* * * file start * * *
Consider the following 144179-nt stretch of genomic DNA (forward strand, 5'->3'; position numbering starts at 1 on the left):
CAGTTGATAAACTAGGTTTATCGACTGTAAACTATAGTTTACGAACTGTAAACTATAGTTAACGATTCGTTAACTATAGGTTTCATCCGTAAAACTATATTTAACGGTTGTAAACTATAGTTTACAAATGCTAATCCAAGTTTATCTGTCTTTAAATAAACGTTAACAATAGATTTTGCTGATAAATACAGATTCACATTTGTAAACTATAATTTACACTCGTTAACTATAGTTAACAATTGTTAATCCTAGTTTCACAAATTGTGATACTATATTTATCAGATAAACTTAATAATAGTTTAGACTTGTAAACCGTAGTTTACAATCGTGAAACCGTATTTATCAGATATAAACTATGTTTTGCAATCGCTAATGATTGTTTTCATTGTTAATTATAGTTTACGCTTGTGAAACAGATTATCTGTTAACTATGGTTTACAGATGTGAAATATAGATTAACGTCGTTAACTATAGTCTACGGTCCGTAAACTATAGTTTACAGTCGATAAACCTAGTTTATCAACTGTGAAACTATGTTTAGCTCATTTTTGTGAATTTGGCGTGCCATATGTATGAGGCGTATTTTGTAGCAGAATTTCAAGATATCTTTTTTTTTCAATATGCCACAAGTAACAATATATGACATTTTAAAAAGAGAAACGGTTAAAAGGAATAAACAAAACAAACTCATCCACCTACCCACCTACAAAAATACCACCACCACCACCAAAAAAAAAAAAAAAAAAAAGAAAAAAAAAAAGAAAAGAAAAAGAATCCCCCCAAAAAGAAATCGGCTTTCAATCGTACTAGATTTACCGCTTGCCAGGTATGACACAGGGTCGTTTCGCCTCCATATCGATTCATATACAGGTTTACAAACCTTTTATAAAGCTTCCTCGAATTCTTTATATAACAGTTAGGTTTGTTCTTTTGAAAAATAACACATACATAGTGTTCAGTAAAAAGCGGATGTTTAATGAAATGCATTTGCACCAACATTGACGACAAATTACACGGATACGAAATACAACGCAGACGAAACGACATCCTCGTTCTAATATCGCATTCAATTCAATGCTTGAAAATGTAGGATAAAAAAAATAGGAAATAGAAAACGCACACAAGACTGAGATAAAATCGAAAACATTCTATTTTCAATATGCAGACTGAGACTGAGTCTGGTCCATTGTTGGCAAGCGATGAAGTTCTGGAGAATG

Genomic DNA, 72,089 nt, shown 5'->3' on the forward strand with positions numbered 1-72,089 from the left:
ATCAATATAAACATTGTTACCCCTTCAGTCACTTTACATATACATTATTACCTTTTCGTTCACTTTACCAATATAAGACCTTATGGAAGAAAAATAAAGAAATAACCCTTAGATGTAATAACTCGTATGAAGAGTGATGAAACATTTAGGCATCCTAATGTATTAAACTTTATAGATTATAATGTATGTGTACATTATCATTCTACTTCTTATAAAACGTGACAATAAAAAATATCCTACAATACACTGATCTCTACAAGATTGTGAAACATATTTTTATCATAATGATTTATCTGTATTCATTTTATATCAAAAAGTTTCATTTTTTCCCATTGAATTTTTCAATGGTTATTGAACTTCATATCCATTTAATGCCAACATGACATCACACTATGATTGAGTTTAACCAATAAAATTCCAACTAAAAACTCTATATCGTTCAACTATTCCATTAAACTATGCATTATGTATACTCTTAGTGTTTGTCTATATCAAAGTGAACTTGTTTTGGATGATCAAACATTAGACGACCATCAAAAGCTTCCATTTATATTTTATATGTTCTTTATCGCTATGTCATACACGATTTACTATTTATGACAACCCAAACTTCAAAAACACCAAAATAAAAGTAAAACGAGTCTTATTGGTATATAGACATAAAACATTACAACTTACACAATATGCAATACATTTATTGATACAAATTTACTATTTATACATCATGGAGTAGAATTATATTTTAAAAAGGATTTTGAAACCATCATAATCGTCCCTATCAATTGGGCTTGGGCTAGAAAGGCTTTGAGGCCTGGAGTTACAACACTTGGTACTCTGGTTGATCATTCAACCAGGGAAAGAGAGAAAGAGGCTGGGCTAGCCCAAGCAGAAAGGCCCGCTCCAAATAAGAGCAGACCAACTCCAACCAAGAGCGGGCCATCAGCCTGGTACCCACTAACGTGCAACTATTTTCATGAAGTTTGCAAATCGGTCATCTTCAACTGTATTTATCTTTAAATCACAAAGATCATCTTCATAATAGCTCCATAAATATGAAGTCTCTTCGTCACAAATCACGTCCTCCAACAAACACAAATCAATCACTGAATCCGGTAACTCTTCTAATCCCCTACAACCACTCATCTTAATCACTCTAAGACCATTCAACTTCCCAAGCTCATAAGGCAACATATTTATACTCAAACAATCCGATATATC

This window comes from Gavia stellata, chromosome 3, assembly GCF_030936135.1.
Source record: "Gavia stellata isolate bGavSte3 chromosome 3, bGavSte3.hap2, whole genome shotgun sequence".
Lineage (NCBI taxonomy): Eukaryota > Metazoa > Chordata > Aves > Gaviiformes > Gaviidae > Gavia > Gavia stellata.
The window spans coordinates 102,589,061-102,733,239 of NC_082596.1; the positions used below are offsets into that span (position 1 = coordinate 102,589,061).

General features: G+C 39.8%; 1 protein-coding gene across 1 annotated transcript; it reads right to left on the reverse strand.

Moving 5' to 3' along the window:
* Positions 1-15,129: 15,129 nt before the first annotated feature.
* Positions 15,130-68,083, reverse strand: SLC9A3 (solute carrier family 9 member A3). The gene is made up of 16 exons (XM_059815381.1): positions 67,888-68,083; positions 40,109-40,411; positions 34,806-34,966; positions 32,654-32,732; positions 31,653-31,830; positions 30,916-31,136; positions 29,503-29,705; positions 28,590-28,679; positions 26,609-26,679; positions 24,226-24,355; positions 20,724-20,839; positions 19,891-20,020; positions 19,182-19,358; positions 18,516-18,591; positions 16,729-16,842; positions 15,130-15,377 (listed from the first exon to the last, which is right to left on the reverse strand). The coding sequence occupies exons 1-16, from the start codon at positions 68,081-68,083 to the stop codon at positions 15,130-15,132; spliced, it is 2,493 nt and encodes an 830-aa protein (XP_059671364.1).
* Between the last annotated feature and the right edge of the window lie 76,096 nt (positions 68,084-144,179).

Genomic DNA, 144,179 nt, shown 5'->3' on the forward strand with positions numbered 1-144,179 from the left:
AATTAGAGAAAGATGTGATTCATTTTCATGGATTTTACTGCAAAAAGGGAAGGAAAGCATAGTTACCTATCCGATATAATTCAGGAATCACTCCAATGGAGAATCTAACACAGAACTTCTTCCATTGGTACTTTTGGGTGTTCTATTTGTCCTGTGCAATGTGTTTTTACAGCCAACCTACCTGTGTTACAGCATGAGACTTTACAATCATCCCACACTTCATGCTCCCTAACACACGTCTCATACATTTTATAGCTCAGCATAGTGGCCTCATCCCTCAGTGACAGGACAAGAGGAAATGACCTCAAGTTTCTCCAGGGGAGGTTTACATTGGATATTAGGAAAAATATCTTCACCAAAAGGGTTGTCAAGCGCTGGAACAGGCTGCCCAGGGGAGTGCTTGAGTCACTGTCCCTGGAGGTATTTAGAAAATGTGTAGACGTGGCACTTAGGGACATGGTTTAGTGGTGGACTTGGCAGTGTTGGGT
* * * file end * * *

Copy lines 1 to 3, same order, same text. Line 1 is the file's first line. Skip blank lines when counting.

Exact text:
Consider the following 144179-nt stretch of genomic DNA (forward strand, 5'->3'; position numbering starts at 1 on the left):
CAGTTGATAAACTAGGTTTATCGACTGTAAACTATAGTTTACGAACTGTAAACTATAGTTAACGATTCGTTAACTATAGGTTTCATCCGTAAAACTATATTTAACGGTTGTAAACTATAGTTTACAAATGCTAATCCAAGTTTATCTGTCTTTAAATAAACGTTAACAATAGATTTTGCTGATAAATACAGATTCACATTTGTAAACTATAATTTACACTCGTTAACTATAGTTAACAATTGTTAATCCTAGTTTCACAAATTGTGATACTATATTTATCAGATAAACTTAATAATAGTTTAGACTTGTAAACCGTAGTTTACAATCGTGAAACCGTATTTATCAGATATAAACTATGTTTTGCAATCGCTAATGATTGTTTTCATTGTTAATTATAGTTTACGCTTGTGAAACAGATTATCTGTTAACTATGGTTTACAGATGTGAAATATAGATTAACGTCGTTAACTATAGTCTACGGTCCGTAAACTATAGTTTACAGTCGATAAACCTAGTTTATCAACTGTGAAACTATGTTTAGCTCATTTTTGTGAATTTGGCGTGCCATATGTATGAGGCGTATTTTGTAGCAGAATTTCAAGATATCTTTTTTTTTCAATATGCCACAAGTAACAATATATGACATTTTAAAAAGAGAAACGGTTAAAAGGAATAAACAAAACAAACTCATCCACCTACCCACCTACAAAAATACCACCACCACCACCAAAAAAAAAAAAAAAAAAAAGAAAAAAAAAAAGAAAAGAAAAAGAATCCCCCCAAAAAGAAATCGGCTTTCAATCGTACTAGATTTACCGCTTGCCAGGTATGACACAGGGTCGTTTCGCCTCCATATCGATTCATATACAGGTTTACAAACCTTTTATAAAGCTTCCTCGAATTCTTTATATAACAGTTAGGTTTGTTCTTTTGAAAAATAACACATACATAGTGTTCAGTAAAAAGCGGATGTTTAATGAAATGCATTTGCACCAACATTGACGACAAATTACACGGATACGAAATACAACGCAGACGAAACGACATCCTCGTTCTAATATCGCATTCAATTCAATGCTTGAAAATGTAGGATAAAAAAAATAGGAAATAGAAAACGCACACAAGACTGAGATAAAATCGAAAACATTCTATTTTCAATATGCAGACTGAGACTGAGTCTGGTCCATTGTTGGCAAGCGATGAAGTTCTGGAGAATG

Genomic DNA, 72,089 nt, shown 5'->3' on the forward strand with positions numbered 1-72,089 from the left: